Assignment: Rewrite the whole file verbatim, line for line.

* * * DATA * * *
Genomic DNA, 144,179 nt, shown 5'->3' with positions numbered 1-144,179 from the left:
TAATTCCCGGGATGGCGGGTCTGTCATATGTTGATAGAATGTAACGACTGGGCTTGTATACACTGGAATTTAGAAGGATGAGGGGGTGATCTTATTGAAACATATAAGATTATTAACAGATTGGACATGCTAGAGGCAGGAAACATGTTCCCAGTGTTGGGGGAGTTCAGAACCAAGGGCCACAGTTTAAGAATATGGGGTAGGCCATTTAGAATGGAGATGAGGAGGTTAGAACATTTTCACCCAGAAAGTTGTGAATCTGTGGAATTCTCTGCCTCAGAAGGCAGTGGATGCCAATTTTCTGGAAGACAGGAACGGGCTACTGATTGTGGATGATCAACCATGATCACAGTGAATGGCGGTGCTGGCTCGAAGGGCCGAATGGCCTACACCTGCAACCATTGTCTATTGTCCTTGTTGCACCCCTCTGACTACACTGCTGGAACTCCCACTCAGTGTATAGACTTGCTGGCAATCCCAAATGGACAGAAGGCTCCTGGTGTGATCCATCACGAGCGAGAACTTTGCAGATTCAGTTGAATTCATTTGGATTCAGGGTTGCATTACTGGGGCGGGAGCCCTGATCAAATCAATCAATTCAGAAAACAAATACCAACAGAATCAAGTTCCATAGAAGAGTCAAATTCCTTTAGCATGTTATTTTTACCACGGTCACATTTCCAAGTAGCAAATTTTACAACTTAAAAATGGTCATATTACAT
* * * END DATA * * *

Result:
Genomic DNA, 144,179 nt, shown 5'->3' with positions numbered 1-144,179 from the left:
TAATTCCCGGGATGGCGGGTCTGTCATATGTTGATAGAATGTAACGACTGGGCTTGTATACACTGGAATTTAGAAGGATGAGGGGGTGATCTTATTGAAACATATAAGATTATTAACAGATTGGACATGCTAGAGGCAGGAAACATGTTCCCAGTGTTGGGGGAGTTCAGAACCAAGGGCCACAGTTTAAGAATATGGGGTAGGCCATTTAGAATGGAGATGAGGAGGTTAGAACATTTTCACCCAGAAAGTTGTGAATCTGTGGAATTCTCTGCCTCAGAAGGCAGTGGATGCCAATTTTCTGGAAGACAGGAACGGGCTACTGATTGTGGATGATCAACCATGATCACAGTGAATGGCGGTGCTGGCTCGAAGGGCCGAATGGCCTACACCTGCAACCATTGTCTATTGTCCTTGTTGCACCCCTCTGACTACACTGCTGGAACTCCCACTCAGTGTATAGACTTGCTGGCAATCCCAAATGGACAGAAGGCTCCTGGTGTGATCCATCACGAGCGAGAACTTTGCAGATTCAGTTGAATTCATTTGGATTCAGGGTTGCATTACTGGGGCGGGAGCCCTGATCAAATCAATCAATTCAGAAAACAAATACCAACAGAATCAAGTTCCATAGAAGAGTCAAATTCCTTTAGCATGTTATTTTTACCACGGTCACATTTCCAAGTAGCAAATTTTACAACTTAAAAATGGTCATATTACAT